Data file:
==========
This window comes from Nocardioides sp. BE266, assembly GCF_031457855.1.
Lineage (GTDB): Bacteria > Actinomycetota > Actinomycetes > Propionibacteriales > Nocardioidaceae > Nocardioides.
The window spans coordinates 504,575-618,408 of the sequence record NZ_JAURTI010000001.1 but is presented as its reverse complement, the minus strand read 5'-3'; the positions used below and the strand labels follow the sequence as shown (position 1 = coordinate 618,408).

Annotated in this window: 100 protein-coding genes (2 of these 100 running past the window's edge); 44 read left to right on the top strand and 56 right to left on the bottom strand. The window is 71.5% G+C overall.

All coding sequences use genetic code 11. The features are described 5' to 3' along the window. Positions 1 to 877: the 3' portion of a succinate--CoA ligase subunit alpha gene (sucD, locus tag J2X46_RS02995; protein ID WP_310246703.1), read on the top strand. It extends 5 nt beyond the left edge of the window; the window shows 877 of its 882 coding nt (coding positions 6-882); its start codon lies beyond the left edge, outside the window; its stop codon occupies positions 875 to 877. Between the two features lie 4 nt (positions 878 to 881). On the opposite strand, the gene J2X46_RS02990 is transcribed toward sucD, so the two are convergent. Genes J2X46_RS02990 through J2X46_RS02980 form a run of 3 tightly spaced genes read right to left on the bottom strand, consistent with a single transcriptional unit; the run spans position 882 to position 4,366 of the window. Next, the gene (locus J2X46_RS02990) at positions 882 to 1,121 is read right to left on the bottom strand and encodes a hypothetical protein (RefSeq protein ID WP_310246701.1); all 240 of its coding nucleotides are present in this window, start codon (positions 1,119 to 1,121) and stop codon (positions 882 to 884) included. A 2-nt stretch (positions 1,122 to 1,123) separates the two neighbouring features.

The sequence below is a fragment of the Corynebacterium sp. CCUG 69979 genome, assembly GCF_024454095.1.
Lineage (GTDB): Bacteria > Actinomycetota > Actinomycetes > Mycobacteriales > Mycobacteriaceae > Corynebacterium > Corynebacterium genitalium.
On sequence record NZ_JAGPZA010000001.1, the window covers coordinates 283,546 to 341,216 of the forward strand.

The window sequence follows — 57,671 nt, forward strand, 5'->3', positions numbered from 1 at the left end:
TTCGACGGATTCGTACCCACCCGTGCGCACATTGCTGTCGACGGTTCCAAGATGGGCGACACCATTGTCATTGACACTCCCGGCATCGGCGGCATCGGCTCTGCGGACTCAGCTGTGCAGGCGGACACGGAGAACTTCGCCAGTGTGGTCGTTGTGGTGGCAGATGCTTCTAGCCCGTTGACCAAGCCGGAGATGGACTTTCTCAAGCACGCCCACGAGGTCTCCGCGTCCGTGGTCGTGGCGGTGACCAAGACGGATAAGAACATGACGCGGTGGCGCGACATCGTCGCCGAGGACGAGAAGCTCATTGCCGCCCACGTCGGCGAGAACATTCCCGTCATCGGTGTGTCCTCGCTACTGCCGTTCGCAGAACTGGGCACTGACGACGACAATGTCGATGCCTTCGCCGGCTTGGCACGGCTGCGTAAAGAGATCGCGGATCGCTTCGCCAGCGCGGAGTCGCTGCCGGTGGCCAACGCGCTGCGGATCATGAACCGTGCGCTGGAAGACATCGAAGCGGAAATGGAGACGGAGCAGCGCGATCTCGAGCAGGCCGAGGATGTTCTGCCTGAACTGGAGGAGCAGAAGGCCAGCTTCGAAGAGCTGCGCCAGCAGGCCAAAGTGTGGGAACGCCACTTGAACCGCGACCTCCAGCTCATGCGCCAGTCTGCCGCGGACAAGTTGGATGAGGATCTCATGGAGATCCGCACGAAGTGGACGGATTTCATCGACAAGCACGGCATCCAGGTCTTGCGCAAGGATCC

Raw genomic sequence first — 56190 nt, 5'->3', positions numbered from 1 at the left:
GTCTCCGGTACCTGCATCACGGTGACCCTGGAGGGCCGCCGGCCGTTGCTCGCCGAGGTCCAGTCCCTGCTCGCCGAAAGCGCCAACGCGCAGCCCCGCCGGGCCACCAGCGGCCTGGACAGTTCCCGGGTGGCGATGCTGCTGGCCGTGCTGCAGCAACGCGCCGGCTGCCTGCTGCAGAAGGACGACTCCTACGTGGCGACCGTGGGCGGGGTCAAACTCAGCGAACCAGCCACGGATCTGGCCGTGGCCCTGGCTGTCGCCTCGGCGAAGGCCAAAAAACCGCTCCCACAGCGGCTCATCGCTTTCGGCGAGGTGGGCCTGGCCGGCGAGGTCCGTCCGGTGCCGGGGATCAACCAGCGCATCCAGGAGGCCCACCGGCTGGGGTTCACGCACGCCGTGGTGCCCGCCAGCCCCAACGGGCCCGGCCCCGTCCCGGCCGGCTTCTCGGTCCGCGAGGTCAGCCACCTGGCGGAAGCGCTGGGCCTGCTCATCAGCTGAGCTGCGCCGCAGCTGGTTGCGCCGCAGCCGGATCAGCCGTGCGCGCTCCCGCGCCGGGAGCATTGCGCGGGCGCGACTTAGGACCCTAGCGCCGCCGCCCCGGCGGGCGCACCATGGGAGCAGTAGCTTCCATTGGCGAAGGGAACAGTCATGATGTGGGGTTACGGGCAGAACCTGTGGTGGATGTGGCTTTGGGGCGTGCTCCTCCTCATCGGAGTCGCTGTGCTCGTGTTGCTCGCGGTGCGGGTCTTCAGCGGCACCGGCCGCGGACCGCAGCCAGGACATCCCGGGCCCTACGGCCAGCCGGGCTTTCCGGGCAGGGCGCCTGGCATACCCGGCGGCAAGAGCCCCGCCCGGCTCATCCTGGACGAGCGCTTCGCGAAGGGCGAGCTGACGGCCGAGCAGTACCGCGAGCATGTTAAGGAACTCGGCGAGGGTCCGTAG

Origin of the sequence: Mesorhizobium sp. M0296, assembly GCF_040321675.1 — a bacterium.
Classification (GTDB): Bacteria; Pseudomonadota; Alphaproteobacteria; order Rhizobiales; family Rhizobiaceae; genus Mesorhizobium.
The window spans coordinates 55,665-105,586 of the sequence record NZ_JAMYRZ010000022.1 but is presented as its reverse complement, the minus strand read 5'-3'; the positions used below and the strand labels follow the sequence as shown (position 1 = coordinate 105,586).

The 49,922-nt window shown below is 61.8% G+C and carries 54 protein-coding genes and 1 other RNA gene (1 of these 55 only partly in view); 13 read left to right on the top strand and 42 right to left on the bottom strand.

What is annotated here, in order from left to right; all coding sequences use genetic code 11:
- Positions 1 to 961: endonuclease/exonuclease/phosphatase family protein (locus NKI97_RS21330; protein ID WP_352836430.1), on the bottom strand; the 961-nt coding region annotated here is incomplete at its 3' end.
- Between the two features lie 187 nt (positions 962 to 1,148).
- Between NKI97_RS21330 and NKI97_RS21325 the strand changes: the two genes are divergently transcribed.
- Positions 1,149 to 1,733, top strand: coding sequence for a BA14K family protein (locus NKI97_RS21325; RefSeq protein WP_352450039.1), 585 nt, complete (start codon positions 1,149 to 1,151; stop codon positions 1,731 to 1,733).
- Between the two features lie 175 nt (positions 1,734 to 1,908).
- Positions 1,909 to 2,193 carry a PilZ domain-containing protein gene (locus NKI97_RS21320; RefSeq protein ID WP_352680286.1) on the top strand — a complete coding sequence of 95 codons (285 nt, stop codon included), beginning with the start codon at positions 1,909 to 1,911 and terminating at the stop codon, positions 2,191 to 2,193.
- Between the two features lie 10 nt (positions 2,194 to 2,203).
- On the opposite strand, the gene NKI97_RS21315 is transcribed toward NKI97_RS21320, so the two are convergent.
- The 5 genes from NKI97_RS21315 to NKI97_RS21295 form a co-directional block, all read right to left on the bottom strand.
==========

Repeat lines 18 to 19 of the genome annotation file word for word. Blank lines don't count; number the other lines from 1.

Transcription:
- Positions 1 to 961: endonuclease/exonuclease/phosphatase family protein (locus NKI97_RS21330; protein ID WP_352836430.1), on the bottom strand; the 961-nt coding region annotated here is incomplete at its 3' end.
- Between the two features lie 187 nt (positions 962 to 1,148).